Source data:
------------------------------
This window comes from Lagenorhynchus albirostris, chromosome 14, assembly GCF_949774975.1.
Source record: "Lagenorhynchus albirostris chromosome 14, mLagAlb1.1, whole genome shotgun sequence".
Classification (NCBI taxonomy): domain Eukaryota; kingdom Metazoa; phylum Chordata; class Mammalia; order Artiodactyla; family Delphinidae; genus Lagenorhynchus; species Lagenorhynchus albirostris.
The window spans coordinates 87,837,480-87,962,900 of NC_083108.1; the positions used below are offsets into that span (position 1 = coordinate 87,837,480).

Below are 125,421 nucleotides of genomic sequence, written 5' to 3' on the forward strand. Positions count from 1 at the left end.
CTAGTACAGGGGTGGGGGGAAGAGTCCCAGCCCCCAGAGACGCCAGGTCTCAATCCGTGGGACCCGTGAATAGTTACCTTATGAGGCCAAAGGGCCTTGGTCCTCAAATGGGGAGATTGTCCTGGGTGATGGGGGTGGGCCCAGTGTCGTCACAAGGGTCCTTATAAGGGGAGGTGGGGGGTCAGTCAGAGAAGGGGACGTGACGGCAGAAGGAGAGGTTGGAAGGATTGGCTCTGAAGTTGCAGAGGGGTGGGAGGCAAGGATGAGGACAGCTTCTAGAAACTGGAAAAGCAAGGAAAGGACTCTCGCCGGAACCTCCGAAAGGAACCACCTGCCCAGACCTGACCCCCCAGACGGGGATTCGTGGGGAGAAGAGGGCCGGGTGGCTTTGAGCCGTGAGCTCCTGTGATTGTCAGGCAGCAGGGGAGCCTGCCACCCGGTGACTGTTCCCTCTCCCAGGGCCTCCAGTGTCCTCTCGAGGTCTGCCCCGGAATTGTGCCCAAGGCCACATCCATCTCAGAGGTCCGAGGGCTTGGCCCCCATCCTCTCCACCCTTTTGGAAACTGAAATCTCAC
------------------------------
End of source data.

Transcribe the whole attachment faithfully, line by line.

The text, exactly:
This window comes from Lagenorhynchus albirostris, chromosome 14, assembly GCF_949774975.1.
Source record: "Lagenorhynchus albirostris chromosome 14, mLagAlb1.1, whole genome shotgun sequence".
Classification (NCBI taxonomy): domain Eukaryota; kingdom Metazoa; phylum Chordata; class Mammalia; order Artiodactyla; family Delphinidae; genus Lagenorhynchus; species Lagenorhynchus albirostris.
The window spans coordinates 87,837,480-87,962,900 of NC_083108.1; the positions used below are offsets into that span (position 1 = coordinate 87,837,480).

Below are 125,421 nucleotides of genomic sequence, written 5' to 3' on the forward strand. Positions count from 1 at the left end.
CTAGTACAGGGGTGGGGGGAAGAGTCCCAGCCCCCAGAGACGCCAGGTCTCAATCCGTGGGACCCGTGAATAGTTACCTTATGAGGCCAAAGGGCCTTGGTCCTCAAATGGGGAGATTGTCCTGGGTGATGGGGGTGGGCCCAGTGTCGTCACAAGGGTCCTTATAAGGGGAGGTGGGGGGTCAGTCAGAGAAGGGGACGTGACGGCAGAAGGAGAGGTTGGAAGGATTGGCTCTGAAGTTGCAGAGGGGTGGGAGGCAAGGATGAGGACAGCTTCTAGAAACTGGAAAAGCAAGGAAAGGACTCTCGCCGGAACCTCCGAAAGGAACCACCTGCCCAGACCTGACCCCCCAGACGGGGATTCGTGGGGAGAAGAGGGCCGGGTGGCTTTGAGCCGTGAGCTCCTGTGATTGTCAGGCAGCAGGGGAGCCTGCCACCCGGTGACTGTTCCCTCTCCCAGGGCCTCCAGTGTCCTCTCGAGGTCTGCCCCGGAATTGTGCCCAAGGCCACATCCATCTCAGAGGTCCGAGGGCTTGGCCCCCATCCTCTCCACCCTTTTGGAAACTGAAATCTCAC